The gender gap – why women’s influence has diminished in 2020

The gender gap – why women’s influence has diminished in 2020

Each year, the Tyto Tech 500 Power List identifies the most influential individuals across the UK in business, media and government. Over the past few years, we have seen more and more leading women represented in the rankings, thanks to a global push for more female leaders and influencers in the technology sector.

Unfortunately, that trend has come to a halt in 2020, as the proportion of women in the UK rankings has fallen from 34% in 2019 to 28%. Last year, there were four women in the UK Top 10, but this year there are just two.

So why has gender inequality widened in this year’s report? A major factor is, of course, the coronavirus. Study after study by the likes of the UN and the World Economic Forum show that women have been disproportionately affected by the pandemic.

With schools and daycare centres forced to close, it was found that women were more likely to be burdened with childcare: research by the Fawcett Society showed that a third of working mothers reported having lost work or hours due to a lack of childcare during the crisis. Earlier this month, a report by the International Labour Organization showed that without subsidies such as coronavirus furlough schemes, women would have lost 8.1% of their wages in the second quarter of 2020, compared with 5.4% for men, according to a sample of 28 European countries. The UN has warned that improvements to gender equality risk being rolled back because of Covid-19.

It is highly unlikely that the influencer landscape has been unaffected by these economic trends. Clearly, there is much work to do in 2021 to achieve greater gender diversity in the technology industry.

It’s worth mentioning that while women are in the minority of influencers in all three countries covered in the Tyto Tech 500 Power List, women’s influence on the tech sector remains higher than their actual representation in it: only 17% of jobs within the tech sector are held by women. In France, women made up 27% of the rankings. In Germany, female representation in the influencer landscape actually improved, rising from 18% in last year’s Tech 500 Power List to 19% this year, with three women making it into the Top 10, compared to just one last year.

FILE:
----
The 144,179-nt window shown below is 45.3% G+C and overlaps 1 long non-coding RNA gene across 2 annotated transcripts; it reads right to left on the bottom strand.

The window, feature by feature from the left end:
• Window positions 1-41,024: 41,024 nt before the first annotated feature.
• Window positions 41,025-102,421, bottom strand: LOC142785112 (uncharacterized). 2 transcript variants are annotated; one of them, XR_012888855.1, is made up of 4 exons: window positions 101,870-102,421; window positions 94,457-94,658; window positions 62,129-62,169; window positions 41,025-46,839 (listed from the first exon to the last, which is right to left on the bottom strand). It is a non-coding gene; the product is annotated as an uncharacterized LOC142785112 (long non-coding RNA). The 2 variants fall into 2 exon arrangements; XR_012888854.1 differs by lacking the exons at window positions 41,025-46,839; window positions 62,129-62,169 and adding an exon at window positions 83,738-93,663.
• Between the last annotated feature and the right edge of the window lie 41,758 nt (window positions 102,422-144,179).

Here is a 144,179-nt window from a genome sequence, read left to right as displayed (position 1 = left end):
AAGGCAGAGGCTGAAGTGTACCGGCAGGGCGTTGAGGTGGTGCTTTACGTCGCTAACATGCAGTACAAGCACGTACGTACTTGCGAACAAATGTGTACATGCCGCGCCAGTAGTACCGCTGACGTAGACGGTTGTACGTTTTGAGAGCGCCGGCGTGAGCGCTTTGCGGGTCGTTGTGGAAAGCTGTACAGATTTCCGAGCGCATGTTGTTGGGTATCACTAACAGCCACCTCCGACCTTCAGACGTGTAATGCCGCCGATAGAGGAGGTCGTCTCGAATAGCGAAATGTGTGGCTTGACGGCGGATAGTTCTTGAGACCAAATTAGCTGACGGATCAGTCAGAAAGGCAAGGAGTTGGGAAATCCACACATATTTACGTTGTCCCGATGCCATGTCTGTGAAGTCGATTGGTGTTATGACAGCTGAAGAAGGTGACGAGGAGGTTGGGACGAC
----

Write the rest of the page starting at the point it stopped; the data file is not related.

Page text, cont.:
Who are some of the women to feature in this year’s Tech 500 Power List? The top-ranking female influencer in the UK is Liz Ashall-Payne, CEO of the health app evaluation and distribution organisation ORCHA. Her placement at #3 reflects the growing importance of digital health solutions and the broader focus on healthcare in the context of Covid-19.

The next highest placement is Emily Gosden, energy editor of The Sunday Times. Gosden has fallen from 1st place in last year’s report to 10th this year, as the coronavirus increased the influence of politicians: 40% of the UK Top 10 are government representatives. However, her high placement still reflects the prominence of GreenTech in the influencer landscape, as well as the continued importance of environmental issues.

Overall, while it is disappointing that gender inequality has increased in this year’s report, hopefully, this is a temporary blip and women’s voices will cut through once again in next year’s Power List. To find out more about the top female influencers in Europe, download the full report today.

Tyto Tech 500: Top 10 UK Women Influencers

  1. Liz Ashall-Payne – ORCHA
  2. Emily Gosden – The Times
  3. Amanda Solloway – Government
  4. Sarah Knapton – The Telegraph
  5. Ashley Armstrong – The Times
  6. Mary Portas – Portas
  7. Alison Clark-Wilson – UCL
  8. Elena Cinquegrana – BP
  9. Anne-Marie Imafidon – Stemettes
  10. Ecaterina Harling – EBRD